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Barbara Blakeslee, Wren Pasieka, Mark E. McCourt; Oriented multiscale spatial filtering and contrast normalization accounts for Howe's variation of White's effect. Journal of Vision 2004;4(8):350. doi: https://doi.org/10.1167/4.8.350.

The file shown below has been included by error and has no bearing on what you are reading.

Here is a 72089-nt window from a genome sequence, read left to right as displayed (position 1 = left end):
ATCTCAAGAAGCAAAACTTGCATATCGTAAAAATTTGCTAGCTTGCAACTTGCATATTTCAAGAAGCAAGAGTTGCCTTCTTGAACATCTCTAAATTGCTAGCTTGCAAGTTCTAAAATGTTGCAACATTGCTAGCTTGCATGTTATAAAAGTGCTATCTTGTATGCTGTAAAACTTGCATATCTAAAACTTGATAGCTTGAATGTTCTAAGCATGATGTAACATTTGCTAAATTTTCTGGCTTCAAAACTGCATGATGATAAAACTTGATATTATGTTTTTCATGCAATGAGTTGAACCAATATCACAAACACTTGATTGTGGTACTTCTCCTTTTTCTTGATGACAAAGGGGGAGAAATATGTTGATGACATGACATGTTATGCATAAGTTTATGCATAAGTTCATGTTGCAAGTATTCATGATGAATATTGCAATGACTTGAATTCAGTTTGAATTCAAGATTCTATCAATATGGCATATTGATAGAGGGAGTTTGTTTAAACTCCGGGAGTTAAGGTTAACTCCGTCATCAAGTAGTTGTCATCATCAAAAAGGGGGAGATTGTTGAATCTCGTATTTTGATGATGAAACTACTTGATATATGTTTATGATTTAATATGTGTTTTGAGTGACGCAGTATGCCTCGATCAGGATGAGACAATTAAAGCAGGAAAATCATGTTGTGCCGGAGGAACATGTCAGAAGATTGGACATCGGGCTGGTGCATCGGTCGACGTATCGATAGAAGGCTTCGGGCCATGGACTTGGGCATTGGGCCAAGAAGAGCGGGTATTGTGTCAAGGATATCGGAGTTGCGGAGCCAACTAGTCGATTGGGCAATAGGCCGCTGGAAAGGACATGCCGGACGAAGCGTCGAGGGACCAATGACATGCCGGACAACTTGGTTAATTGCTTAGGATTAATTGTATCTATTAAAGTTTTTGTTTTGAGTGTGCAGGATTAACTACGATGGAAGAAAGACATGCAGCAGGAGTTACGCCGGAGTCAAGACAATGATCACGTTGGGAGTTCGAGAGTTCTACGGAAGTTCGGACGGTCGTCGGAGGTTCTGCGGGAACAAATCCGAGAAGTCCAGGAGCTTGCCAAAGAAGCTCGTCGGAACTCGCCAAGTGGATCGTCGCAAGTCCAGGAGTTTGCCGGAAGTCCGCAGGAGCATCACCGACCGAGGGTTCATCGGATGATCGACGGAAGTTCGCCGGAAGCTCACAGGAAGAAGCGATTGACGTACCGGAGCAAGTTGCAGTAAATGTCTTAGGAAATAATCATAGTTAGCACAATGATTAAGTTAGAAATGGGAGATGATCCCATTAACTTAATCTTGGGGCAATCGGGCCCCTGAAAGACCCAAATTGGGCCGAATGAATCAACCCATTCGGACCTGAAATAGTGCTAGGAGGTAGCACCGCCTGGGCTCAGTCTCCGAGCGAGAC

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In the White effect (White, 1979) gray test patches of identical luminance placed on the black and white bars of a square-wave grating appear different in brightness. This effect has received much attention because unlike effects such as simultaneous brightness contrast (SBC), the White effect cannot be explained on the basis of extant edge integration models (Kingdom & Moulden, 1988). In the White effect the direction of the brightness change does not correlate with the amount of black or white border in contact with the gray test patch, or in its general vicinity. Recently, this has led many investigators to reject low-level filtering explanations not only for the White effect but for brightness perception in general. Instead these investigators have offered explanations based on a variety of mid-level and high-level perceptual organization schemes often involving T-junctions. Howe (2001) challenged explanations based on T-junctions with a novel variation of White's effect in which the T-junctions remain unchanged but the brightness effect is eliminated or reversed. The present experiments quantitatively measured the magnitude of brightness induction in a set of stimuli that formed a continuum ranging from the White effect (White, 1979) to SBC, including as its mid-point the Howe illusion (Howe, 2001). An additional variant introduced by Anderson (2001) and a White stimulus with multiple test patches were also examined. Empirical brightness matches from three observers were compared with predictions of the ODOG model of Blakeslee and McCourt (1999). Both the direction and relative magnitude of the brightness effects were predicted by the model. These findings argue that oriented multiscale spatial filtering that incorporates contrast normalization across orientation parsimoniously accounts for these effects, and challenge the view that higher-level mechanisms are required to explain them.
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